There is nothing better in this world than making the decision to adopt/buy/rescue a puppy. As we all know, they are literally one of the most adorable creatures on the planet but when it comes to training them it isn’t all plain sailing (i.e. endless cuddles and blissful carefree walks). Of course, this will all come with time but it takes hard work and determination to train your puppy out of some very naughty habits, so here is a brief guide to get you started on the path to a perfectly-trained pooch. Good luck!
1. Let them get used to you in their own time.
So many people pick up their puppy from the breeders or pound expecting them to instantly fit in to their schedule, but this isn’t something that can be rushed. You will need to book as much time off as you can in order to help your puppy acclimatise and then if you let him adapt in his own time to his new home you will find that his love for you is all the more cemented for the future.
Image source: petspyjamas.com
2. Invest in a crate.
In the past, people used to misconstrue the idea of a crate as a cruel and unfair way to treat a puppy. However, what they didn’t realise is that puppies actually long for a space that they can call their own; a place they can escape to when they want to sleep or escape from the lively household noises going on around them. Crate-training is not only a great thing for your puppy but also for you as it will save the anguish of you coming home to a chewed-up living room. All it takes is some gentle but committed training and you will find that your puppy will be very happy in his little home.
Image source: pinimg.com
3. Make a toilet training plan.
99.9% of people are aware that most puppies don’t arrive with you house-trained. Therefore, depending on your puppy, it is wise to make a plan before you pick them up about whether you want to start them on training pads inside or go straight towards urging them to go outside. Young puppies sometimes need to go to the toilet every hour so you’ll also need to be prepared to get up at least once in the night during the first few weeks.
Image source: cesarsway.com
4. Try not to go to them when they bark or cry.
You will probably think I’m crazy for saying this, as your natural instinct will be to comfort your puppy when he barks or cries. However, all I can say is that if you go to them straight away you are teaching them to use this technique to get your attention in the future – even when they’re not upset. Of course, you mustn’t ignore them entirely as they could be trying to tell you something important (for example, if they need the toilet) but it is wise to use your intuition and try not to instinctively react.
Image source: doglistener.co.uk
5. Invest in a clicker.
Clicker-training is one of the best inventions of the past few years because it uses a click sound to mark anything good that your puppy/dog has done. However, the golden rule of this method training is that you must ALWAYS give a small treat every time you click. This will reinforce their good behaviour and leave them wanting to do it again.
Image source: pinimg.com
6. Socialise them as soon as you can.
No responsible dog-owner would want to raise an anti-social puppy and there is a very important window in their lives – up to the age of 4 months – when it is important to socialise your puppy with all the weird and wonderful sounds of the outside world and, of course, other dogs. This might be tricky if your puppy hasn’t had their immunity injections yet, which means you’ll have to carry them instead of letting them walk, but this does not make it any less important.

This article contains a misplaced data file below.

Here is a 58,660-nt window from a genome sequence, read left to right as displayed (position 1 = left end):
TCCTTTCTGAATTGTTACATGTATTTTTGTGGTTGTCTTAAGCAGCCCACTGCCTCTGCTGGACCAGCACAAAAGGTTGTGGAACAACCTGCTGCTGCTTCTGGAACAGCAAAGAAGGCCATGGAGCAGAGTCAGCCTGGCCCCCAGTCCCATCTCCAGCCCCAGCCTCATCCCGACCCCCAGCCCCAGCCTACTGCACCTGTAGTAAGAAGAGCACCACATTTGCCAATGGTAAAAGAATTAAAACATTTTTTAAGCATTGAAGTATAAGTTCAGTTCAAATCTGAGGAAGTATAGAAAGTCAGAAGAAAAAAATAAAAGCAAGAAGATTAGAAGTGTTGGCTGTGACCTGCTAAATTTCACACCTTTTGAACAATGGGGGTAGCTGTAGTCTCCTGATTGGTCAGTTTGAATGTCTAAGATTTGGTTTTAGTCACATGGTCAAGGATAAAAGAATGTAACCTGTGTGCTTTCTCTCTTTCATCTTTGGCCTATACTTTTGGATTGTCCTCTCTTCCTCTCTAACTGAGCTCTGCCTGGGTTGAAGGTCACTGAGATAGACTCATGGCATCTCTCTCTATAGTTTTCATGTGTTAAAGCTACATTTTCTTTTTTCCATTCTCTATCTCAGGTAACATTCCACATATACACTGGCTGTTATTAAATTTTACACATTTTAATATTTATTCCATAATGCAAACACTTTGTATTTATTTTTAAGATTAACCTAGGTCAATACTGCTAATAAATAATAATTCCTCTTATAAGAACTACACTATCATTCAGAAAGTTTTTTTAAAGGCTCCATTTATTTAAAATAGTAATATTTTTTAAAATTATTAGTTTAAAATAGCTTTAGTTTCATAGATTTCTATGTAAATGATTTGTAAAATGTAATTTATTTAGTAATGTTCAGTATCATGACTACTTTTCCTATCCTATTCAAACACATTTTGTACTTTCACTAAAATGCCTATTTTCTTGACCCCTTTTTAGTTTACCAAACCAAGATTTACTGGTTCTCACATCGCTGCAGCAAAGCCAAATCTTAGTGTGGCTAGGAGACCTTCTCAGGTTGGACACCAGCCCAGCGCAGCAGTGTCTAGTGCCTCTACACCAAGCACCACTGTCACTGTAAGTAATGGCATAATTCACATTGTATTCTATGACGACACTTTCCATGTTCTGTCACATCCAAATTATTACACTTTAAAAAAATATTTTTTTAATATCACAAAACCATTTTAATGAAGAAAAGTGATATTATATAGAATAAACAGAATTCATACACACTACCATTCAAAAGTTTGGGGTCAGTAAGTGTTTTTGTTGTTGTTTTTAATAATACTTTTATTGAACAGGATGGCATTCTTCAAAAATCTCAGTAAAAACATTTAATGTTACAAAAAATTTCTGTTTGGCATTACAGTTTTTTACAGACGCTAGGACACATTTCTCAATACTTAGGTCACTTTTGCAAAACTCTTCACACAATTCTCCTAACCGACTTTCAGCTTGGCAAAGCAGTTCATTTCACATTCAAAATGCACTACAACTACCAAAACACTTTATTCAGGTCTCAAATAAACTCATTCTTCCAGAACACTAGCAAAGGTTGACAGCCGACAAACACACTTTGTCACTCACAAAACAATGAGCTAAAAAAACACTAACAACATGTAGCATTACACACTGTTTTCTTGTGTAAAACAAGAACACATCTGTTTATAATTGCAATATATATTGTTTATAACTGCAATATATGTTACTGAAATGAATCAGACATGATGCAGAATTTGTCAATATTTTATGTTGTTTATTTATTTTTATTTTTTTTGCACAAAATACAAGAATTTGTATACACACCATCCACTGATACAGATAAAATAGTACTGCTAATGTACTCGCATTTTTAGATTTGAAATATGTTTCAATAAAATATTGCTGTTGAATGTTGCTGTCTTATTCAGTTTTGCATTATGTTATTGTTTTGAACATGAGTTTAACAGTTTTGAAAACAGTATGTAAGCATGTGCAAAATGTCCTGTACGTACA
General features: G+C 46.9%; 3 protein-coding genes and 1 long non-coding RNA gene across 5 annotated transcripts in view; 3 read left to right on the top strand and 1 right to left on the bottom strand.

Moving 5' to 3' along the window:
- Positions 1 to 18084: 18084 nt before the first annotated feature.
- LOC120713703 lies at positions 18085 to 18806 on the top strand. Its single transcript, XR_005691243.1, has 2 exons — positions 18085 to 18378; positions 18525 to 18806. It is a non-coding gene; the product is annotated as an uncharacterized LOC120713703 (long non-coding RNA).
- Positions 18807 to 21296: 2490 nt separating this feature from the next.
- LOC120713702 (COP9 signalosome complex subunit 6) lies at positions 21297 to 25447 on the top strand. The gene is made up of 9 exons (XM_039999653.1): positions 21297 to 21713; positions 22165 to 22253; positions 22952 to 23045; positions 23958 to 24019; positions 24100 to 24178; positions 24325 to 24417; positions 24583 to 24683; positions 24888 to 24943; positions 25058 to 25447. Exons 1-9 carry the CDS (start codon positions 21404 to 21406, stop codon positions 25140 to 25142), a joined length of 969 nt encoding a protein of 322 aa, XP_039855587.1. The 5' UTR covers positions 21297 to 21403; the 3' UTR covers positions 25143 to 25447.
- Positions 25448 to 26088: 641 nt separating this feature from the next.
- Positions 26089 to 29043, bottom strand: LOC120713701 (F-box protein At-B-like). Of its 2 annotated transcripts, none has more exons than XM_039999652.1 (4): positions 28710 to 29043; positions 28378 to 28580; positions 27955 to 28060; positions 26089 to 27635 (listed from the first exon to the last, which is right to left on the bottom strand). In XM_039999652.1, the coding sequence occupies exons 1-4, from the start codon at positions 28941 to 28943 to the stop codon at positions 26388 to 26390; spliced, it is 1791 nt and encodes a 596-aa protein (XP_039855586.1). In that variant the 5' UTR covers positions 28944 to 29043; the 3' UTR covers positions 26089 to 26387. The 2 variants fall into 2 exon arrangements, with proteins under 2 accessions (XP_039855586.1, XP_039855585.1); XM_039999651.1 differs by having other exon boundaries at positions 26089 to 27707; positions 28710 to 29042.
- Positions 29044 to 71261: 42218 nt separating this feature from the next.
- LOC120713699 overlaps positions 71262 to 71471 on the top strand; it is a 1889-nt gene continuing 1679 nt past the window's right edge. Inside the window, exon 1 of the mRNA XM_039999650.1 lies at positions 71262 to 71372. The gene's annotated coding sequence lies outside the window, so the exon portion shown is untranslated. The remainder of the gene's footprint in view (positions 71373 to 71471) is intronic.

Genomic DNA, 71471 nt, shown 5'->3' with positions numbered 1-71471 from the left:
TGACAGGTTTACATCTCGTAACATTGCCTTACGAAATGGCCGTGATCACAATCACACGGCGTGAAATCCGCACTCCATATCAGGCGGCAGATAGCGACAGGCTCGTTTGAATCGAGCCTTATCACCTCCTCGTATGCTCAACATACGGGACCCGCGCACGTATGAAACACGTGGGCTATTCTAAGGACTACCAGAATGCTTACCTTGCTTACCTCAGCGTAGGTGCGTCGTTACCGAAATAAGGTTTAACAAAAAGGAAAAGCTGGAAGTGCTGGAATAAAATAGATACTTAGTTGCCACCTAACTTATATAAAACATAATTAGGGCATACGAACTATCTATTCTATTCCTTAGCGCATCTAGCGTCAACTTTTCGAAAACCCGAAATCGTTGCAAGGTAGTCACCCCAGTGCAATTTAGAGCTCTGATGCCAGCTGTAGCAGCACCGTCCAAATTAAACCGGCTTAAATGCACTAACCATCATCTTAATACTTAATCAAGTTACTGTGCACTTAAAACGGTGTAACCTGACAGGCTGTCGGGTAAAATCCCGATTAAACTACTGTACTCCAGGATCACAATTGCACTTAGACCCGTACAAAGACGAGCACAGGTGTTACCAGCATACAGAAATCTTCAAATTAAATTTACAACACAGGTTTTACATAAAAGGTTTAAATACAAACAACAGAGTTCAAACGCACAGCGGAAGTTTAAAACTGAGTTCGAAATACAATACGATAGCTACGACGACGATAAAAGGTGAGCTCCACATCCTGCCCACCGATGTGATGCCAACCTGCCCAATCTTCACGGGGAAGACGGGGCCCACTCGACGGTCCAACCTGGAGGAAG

Image source: squarespace.com
7. Ignore the bad and praise the good.
Your puppy will get to a cheeky stage in their lives when they start acting up in order to get your attention. This is all part of growing up and you will probably find it means a bit of naughty barking and chewing along the way. But the important thing to do when this happens is refrain from telling them off but simply leave the room or turn away until they stop. This is ultimately taking away what they want: your attention. Then when they stop, make sure you offer them lots of praise.
Image source: texvetpets.org
8. Buy some good chew toys.
This is a no-brainer for all puppy owners because one thing I can promise you is that your dog WILL chew. He might chew the walls, the furniture, or even you. So the best piece of advice I can offer is to invest in some great chew toys that will divert their attentions away from their exciting new home.
Image source: cloudfront.net
9. Start your recall early.
In their early months, your puppy will have a lovely built-in instinct to stay near to you. Therefore, it is important to take advantage of this and start running away from them to gain their interest (as part of a game of course – not to be cruel). Once you have mastered the running away you can think of a recall signal such as “here” or “come” and say it as they run towards you. This will build a great foundation for recall training, just never use it if they’re not running towards you!
Image source: taketheleadservices.co.uk
10. Stay calm; it’s not easy but it will be worth it.
One thing people never warn new puppy owners about is the ‘puppy blues’. Like parents of human babies, there will be days when everything feels too much. You’ll be tired, emotional and one some days at your wits end with a naughty little tearaway running around. But the good thing is I can promise it is all worth it. Just let yourself be upset and then when you next meet the eyes of your lovely little pup you will see that it is all worth it. No one will love you like this little bundle of joy and it is the best decision you can make – in my humble opinion.
Image source: hearstapps.com